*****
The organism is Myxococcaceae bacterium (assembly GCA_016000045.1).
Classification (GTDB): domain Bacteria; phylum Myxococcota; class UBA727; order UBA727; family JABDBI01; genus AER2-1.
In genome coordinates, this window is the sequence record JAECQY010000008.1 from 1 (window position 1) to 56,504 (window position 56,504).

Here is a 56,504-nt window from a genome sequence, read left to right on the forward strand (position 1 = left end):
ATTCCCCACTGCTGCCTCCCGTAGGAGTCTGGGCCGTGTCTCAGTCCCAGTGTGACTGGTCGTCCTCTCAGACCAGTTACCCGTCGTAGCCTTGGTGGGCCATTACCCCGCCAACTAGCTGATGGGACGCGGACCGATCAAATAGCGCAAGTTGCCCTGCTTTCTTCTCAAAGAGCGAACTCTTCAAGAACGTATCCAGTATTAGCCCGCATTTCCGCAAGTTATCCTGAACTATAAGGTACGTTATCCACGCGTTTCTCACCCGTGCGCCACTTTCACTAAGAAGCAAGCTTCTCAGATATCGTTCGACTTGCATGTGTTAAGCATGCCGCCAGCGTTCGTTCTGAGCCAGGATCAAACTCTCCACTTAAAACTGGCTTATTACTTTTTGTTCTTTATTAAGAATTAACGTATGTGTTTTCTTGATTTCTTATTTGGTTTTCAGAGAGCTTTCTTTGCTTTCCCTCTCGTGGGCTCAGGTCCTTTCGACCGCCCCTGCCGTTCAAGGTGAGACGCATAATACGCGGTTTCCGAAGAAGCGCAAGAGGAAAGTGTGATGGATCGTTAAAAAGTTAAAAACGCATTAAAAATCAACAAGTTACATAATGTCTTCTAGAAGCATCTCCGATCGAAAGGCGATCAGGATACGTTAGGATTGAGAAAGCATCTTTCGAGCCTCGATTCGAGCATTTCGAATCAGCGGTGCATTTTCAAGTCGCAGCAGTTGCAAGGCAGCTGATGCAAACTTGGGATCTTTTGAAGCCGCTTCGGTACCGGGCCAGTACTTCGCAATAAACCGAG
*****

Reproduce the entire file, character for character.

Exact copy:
The organism is Myxococcaceae bacterium (assembly GCA_016000045.1).
Classification (GTDB): domain Bacteria; phylum Myxococcota; class UBA727; order UBA727; family JABDBI01; genus AER2-1.
In genome coordinates, this window is the sequence record JAECQY010000008.1 from 1 (window position 1) to 56,504 (window position 56,504).

Here is a 56,504-nt window from a genome sequence, read left to right on the forward strand (position 1 = left end):
ATTCCCCACTGCTGCCTCCCGTAGGAGTCTGGGCCGTGTCTCAGTCCCAGTGTGACTGGTCGTCCTCTCAGACCAGTTACCCGTCGTAGCCTTGGTGGGCCATTACCCCGCCAACTAGCTGATGGGACGCGGACCGATCAAATAGCGCAAGTTGCCCTGCTTTCTTCTCAAAGAGCGAACTCTTCAAGAACGTATCCAGTATTAGCCCGCATTTCCGCAAGTTATCCTGAACTATAAGGTACGTTATCCACGCGTTTCTCACCCGTGCGCCACTTTCACTAAGAAGCAAGCTTCTCAGATATCGTTCGACTTGCATGTGTTAAGCATGCCGCCAGCGTTCGTTCTGAGCCAGGATCAAACTCTCCACTTAAAACTGGCTTATTACTTTTTGTTCTTTATTAAGAATTAACGTATGTGTTTTCTTGATTTCTTATTTGGTTTTCAGAGAGCTTTCTTTGCTTTCCCTCTCGTGGGCTCAGGTCCTTTCGACCGCCCCTGCCGTTCAAGGTGAGACGCATAATACGCGGTTTCCGAAGAAGCGCAAGAGGAAAGTGTGATGGATCGTTAAAAAGTTAAAAACGCATTAAAAATCAACAAGTTACATAATGTCTTCTAGAAGCATCTCCGATCGAAAGGCGATCAGGATACGTTAGGATTGAGAAAGCATCTTTCGAGCCTCGATTCGAGCATTTCGAATCAGCGGTGCATTTTCAAGTCGCAGCAGTTGCAAGGCAGCTGATGCAAACTTGGGATCTTTTGAAGCCGCTTCGGTACCGGGCCAGTACTTCGCAATAAACCGAG